Lessons on Going Viral – Interactive Feature – NYTimes.com.
A class on persuasive technology at Stanford University ended up becoming a laboratory for start-ups making simple products aimed at attracting large numbers of users. Related Article: » http://www.nytimes.com/2011/05/08/technology/08class.html?_r=1
The Class That Built Apps, and Fortunes
10 Rules for Valuation. by DECEMBER 7, 2007 on in BUSINESS PLANNING,PLANNING FUNDAMENTALS,VENTURE CAPITAL Read more: http://timberry.bplans.com/2007/12/10-rules-for-va.html#ixzz1HdGebFFc
I really don’t like the word “valuation”; it sounds too much like an MBA buzzword. But I like even less the general confusion about the concept. We talk about starting businesses, we talk about running businesses, getting investment, getting financed, and we should take discussion of valuation for granted. Valuation is at the same time frequently necessary, obvious and extremely arcane. It is nothing more than what a company is worth. It becomes necessary more often than you’d realize, with buy-sell agreements and tax implications after death and divorce, plus financing and investment. It’s obvious because a business is worth what a buyer will pay for it. And then it breaks down into complex formulas and negotiations.
So here are 10 (I hope simple) rules for valuation.
- 1. Valuation is what a company is worth. It’s like what a house or a car is worth–less than the seller says, more than the buyer says.
- 2. A company’s ownership is almost always divided into shares. Let’s say your company has 100 shares, 51 yours and 49 your co-owner’s.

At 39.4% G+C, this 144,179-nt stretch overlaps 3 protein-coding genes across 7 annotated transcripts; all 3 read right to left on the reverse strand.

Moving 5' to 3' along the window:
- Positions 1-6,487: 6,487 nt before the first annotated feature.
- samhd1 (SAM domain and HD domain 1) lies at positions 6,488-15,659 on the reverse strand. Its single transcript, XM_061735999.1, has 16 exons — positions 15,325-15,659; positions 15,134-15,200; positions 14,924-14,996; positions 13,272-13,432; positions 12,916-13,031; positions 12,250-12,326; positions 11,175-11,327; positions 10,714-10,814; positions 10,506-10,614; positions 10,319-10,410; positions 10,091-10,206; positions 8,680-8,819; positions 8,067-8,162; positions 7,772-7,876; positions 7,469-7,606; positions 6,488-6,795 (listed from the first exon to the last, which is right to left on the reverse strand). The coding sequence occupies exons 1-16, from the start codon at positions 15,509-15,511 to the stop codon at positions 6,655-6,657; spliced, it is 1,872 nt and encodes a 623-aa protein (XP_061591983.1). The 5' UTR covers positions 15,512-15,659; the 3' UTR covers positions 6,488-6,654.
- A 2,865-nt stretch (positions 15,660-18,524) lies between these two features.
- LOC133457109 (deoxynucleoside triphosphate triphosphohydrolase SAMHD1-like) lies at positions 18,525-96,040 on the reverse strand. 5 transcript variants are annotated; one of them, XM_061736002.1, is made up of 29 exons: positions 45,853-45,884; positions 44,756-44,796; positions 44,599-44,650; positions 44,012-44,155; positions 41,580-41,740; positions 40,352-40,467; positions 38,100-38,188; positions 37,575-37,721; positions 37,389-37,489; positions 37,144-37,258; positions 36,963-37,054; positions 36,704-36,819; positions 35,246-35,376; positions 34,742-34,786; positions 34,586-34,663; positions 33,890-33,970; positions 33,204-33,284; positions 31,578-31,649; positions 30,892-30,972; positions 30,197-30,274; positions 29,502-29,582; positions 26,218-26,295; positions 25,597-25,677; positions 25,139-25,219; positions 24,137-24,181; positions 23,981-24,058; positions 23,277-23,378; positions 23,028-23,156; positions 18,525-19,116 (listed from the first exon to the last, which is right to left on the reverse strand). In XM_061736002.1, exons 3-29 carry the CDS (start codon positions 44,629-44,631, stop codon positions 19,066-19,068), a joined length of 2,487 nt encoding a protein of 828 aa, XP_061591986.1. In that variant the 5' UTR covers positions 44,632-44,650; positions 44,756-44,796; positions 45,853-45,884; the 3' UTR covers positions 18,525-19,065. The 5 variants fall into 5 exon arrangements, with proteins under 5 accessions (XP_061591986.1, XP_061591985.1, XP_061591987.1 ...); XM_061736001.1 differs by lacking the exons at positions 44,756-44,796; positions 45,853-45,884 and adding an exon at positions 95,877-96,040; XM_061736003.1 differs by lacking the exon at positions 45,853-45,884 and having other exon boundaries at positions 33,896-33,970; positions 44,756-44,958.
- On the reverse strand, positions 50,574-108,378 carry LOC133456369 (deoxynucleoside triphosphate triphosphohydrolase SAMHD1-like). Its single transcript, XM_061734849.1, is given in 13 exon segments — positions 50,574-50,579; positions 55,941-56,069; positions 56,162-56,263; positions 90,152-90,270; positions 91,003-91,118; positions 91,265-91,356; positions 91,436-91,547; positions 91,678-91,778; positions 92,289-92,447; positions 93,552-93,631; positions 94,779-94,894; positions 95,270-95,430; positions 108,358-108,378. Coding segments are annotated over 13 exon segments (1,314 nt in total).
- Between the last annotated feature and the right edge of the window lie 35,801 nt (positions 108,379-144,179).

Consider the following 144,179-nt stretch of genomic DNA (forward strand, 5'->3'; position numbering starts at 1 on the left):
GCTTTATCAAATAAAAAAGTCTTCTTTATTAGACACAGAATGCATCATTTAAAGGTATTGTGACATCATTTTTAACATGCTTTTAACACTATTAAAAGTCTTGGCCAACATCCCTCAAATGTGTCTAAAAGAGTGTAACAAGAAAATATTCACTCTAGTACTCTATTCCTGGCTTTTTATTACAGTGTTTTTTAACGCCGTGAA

- 3. Valuation equals shares outstanding times the price of one share. If the company is worth $500,000 and there are 100 shares, then each share is worth $5,000. (OK, there are exceptions, preferred shares and such, but leave the fine tuning for later.)
Read more: http://timberry.bplans.com/2007/12/10-rules-for-va.html#ixzz1HdGPVUAT
How to think about cash vs. equity compensation.
This is a useful and straightforward introduction to thinking about paying an employee in cash vs. paying them with equity (an ownership stake in the startup).
Here’s an interesting discussion on PaidContent.org (a site we talked about in last night’s class) about the rationale and impact of Apple’s decision to collect a 30% on subscriptions, which we talked about in class:
Why Apple’s New Subscription Policy Will End Up Hurting Apple, Too | paidContent.
How far have newspapers fallen? In advance of our class discussion about the state of digital content revenue and the fate of newspapers, here is what industry experts were thinking five years ago. In 2006, I interviewed industry experts about where newspapers were headed. Here’s what they said.
Remember my business idea, the one that I’m still finding the best elevator pitch for?
Well, Matthew Wells (@mattwells) from the Guardian, who I met through Jeff Jarvis (before I had even met Jeff in person) is behind a very similar project: a real-time geo-based feed of vetted network of Twitter users throughout the Middle East.
Several million people will read the website Politico next month. Yet only a tiny fraction of these folks will actually pick up a hard copy of the publication, which circulates for free throughout the Washington D.C. area. Here’s why I note this. According to a case study by CSJ, Politico’s newspaper accounts for nearly two-thirds of the publication’s revenue. The circulation number cited in the study is something like 27,000. I wonder where or what shape Politico might be in if it didn’t have its print component. On the one hand, it’s essential to the site’s business model (a model that’s still operating largely in the red). On the other hand, it remains a secondary consideration for John Harris and Jim VandeHei, who dreamed up Politico only four years ago. They envisioned a publication exclusively on the web. They were reluctant to accept a print side to Politico, even at their financial backer’s urging. Eventually, they gave in. And, if we look at the streams of revenue, probably for the better. It leaves me scratching my head. How essential is print to our online ecosystem? And to what extent does print revenue still propel the news gathering and content that becomes the source for online consumption?